Exploring Multilingualism

Linguistic diversity is a fact of human life – as is the imbalance in status between languages.

In the current context of globalisation, this imbalance is manifesting itself most strikingly in the rise of ‘global’ English as the universally recognised lingua franca, and the pressure this in turn puts on other less globally ‘useful’ languages.

The features in this section will present findings from our evolving research on the interaction between multilingualism and creativity, but also address aspects of the context in which our research is taking place. From the difficulties and opportunities of Modern Languages in schools to insights into the impact Brexit will have on languages and their status in the UK, we will be looking at social and political issues to better understand how we can make linguistic diversity more visible, valued, and vibrant.


EBacc – passport to success in the global economy?

According to School Standards Minister Nick Gibb, the English Baccalaureate (EBacc) is designed to “ensure our pupils are able to compete with educational high performers in a global economy”. Inclusion of a language in the EBacc indicates the government’s commitment to giving young people the language skills they will need if they are to operate successfully in a global environment. But the reality is that language learning in UK schools continues to decline.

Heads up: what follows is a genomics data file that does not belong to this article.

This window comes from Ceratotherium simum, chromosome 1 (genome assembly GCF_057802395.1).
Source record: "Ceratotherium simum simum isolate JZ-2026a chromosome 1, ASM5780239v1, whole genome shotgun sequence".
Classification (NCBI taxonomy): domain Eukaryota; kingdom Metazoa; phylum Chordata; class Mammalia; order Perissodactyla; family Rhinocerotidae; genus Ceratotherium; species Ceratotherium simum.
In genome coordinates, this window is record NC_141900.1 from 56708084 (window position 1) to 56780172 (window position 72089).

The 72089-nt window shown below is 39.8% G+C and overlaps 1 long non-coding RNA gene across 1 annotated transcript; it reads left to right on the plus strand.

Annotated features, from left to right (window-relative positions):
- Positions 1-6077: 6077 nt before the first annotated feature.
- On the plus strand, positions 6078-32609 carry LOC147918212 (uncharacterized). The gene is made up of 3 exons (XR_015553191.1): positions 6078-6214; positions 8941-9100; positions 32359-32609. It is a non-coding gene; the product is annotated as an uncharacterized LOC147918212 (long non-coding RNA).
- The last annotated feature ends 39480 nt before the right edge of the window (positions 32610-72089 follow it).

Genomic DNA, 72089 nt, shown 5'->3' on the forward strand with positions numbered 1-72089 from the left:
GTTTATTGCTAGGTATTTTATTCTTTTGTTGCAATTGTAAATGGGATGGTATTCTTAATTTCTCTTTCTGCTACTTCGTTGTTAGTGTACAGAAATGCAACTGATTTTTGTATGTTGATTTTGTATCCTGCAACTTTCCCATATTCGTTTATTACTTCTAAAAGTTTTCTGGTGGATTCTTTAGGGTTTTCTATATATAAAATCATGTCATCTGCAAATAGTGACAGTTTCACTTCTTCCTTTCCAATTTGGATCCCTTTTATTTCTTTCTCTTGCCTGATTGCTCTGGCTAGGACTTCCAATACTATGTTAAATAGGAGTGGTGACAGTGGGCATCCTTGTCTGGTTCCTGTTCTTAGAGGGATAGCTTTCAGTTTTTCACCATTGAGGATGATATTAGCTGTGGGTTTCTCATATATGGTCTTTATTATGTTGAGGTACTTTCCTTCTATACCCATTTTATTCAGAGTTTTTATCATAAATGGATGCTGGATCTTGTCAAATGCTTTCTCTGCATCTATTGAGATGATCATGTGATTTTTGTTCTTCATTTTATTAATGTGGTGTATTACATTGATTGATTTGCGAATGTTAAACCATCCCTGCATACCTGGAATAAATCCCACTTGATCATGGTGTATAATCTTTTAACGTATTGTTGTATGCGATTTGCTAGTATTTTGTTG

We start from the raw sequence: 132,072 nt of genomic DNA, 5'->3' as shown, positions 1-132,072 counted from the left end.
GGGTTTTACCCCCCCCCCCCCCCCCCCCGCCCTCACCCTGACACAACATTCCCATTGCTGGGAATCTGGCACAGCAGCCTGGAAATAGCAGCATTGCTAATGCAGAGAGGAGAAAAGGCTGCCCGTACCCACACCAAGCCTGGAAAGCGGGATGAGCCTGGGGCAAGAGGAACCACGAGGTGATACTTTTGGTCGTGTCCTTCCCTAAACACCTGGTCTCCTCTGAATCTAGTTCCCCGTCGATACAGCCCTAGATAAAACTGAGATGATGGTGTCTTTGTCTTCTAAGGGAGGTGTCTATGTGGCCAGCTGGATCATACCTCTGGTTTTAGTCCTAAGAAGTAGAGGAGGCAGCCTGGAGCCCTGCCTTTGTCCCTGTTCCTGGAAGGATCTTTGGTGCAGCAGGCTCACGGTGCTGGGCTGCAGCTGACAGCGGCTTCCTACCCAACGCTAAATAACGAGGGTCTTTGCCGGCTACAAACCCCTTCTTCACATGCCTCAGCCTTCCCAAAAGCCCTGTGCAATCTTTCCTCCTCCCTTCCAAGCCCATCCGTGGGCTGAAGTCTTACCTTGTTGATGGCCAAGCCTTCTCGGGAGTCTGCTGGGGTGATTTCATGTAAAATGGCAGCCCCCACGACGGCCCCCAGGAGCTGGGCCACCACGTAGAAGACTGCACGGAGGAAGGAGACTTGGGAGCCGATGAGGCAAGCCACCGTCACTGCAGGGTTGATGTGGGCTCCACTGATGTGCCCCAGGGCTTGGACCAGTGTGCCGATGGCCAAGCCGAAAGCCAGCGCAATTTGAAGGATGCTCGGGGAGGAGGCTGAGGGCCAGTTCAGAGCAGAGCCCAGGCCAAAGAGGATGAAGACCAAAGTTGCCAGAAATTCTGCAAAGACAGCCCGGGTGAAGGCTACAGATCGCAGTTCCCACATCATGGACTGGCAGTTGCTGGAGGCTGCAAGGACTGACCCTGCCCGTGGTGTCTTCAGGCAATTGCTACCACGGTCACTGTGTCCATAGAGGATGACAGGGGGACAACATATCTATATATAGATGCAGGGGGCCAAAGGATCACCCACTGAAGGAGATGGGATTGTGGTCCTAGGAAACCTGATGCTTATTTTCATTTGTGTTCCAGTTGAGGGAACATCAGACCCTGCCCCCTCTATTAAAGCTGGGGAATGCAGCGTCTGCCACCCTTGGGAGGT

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school corridor

Ackley Bridge: English, Hindi-Urdu and Bollywood languages on the telly

Ackley Bridge, Channel 4’s new TV drama set in a fictional town in Yorkshire, follows the lives of school pupils, teachers and their families, as two previously segregated schools – one largely white British and the other British Asian – are merged together under one new academy in an attempt at social integration. The programme has opened to mostly favourable reviews, especially on social media, as it enters its fifth episode this week.

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